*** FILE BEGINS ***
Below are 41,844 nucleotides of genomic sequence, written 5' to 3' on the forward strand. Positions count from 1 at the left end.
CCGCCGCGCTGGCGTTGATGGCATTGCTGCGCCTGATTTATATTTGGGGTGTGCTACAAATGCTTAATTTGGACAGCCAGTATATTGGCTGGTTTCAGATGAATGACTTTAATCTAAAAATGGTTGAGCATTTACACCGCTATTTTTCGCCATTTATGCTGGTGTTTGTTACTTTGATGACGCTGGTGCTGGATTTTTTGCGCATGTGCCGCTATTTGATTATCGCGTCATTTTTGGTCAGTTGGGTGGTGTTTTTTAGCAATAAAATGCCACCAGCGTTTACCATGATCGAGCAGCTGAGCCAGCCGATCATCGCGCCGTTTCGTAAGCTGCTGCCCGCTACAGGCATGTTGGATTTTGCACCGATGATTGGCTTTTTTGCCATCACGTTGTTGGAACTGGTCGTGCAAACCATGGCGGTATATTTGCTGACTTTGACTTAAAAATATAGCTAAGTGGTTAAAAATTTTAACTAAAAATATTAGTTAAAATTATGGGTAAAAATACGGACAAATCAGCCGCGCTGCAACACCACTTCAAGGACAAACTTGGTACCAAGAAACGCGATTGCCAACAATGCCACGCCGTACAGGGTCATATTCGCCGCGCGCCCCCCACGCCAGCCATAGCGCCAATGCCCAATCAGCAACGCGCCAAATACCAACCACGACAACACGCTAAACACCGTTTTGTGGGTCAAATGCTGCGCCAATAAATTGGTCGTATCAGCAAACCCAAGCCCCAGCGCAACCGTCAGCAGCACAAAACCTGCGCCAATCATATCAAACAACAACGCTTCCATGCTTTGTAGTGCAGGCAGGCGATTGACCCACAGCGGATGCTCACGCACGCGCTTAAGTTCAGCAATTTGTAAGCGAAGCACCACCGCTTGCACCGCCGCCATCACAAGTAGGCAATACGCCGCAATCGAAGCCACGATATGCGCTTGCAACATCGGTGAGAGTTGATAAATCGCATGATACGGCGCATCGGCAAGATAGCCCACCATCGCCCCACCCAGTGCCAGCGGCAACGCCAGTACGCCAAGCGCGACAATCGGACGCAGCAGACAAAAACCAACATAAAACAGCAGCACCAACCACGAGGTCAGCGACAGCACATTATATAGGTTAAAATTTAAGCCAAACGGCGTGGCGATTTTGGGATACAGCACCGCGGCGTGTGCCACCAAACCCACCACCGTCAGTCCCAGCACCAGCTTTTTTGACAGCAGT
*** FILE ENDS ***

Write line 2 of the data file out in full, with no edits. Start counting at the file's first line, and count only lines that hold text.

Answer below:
CCGCCGCGCTGGCGTTGATGGCATTGCTGCGCCTGATTTATATTTGGGGTGTGCTACAAATGCTTAATTTGGACAGCCAGTATATTGGCTGGTTTCAGATGAATGACTTTAATCTAAAAATGGTTGAGCATTTACACCGCTATTTTTCGCCATTTATGCTGGTGTTTGTTACTTTGATGACGCTGGTGCTGGATTTTTTGCGCATGTGCCGCTATTTGATTATCGCGTCATTTTTGGTCAGTTGGGTGGTGTTTTTTAGCAATAAAATGCCACCAGCGTTTACCATGATCGAGCAGCTGAGCCAGCCGATCATCGCGCCGTTTCGTAAGCTGCTGCCCGCTACAGGCATGTTGGATTTTGCACCGATGATTGGCTTTTTTGCCATCACGTTGTTGGAACTGGTCGTGCAAACCATGGCGGTATATTTGCTGACTTTGACTTAAAAATATAGCTAAGTGGTTAAAAATTTTAACTAAAAATATTAGTTAAAATTATGGGTAAAAATACGGACAAATCAGCCGCGCTGCAACACCACTTCAAGGACAAACTTGGTACCAAGAAACGCGATTGCCAACAATGCCACGCCGTACAGGGTCATATTCGCCGCGCGCCCCCCACGCCAGCCATAGCGCCAATGCCCAATCAGCAACGCGCCAAATACCAACCACGACAACACGCTAAACACCGTTTTGTGGGTCAAATGCTGCGCCAATAAATTGGTCGTATCAGCAAACCCAAGCCCCAGCGCAACCGTCAGCAGCACAAAACCTGCGCCAATCATATCAAACAACAACGCTTCCATGCTTTGTAGTGCAGGCAGGCGATTGACCCACAGCGGATGCTCACGCACGCGCTTAAGTTCAGCAATTTGTAAGCGAAGCACCACCGCTTGCACCGCCGCCATCACAAGTAGGCAATACGCCGCAATCGAAGCCACGATATGCGCTTGCAACATCGGTGAGAGTTGATAAATCGCATGATACGGCGCATCGGCAAGATAGCCCACCATCGCCCCACCCAGTGCCAGCGGCAACGCCAGTACGCCAAGCGCGACAATCGGACGCAGCAGACAAAAACCAACATAAAACAGCAGCACCAACCACGAGGTCAGCGACAGCACATTATATAGGTTAAAATTTAAGCCAAACGGCGTGGCGATTTTGGGATACAGCACCGCGGCGTGTGCCACCAAACCCACCACCGTCAGTCCCAGCACCAGCTTTTTTGACAGCAGT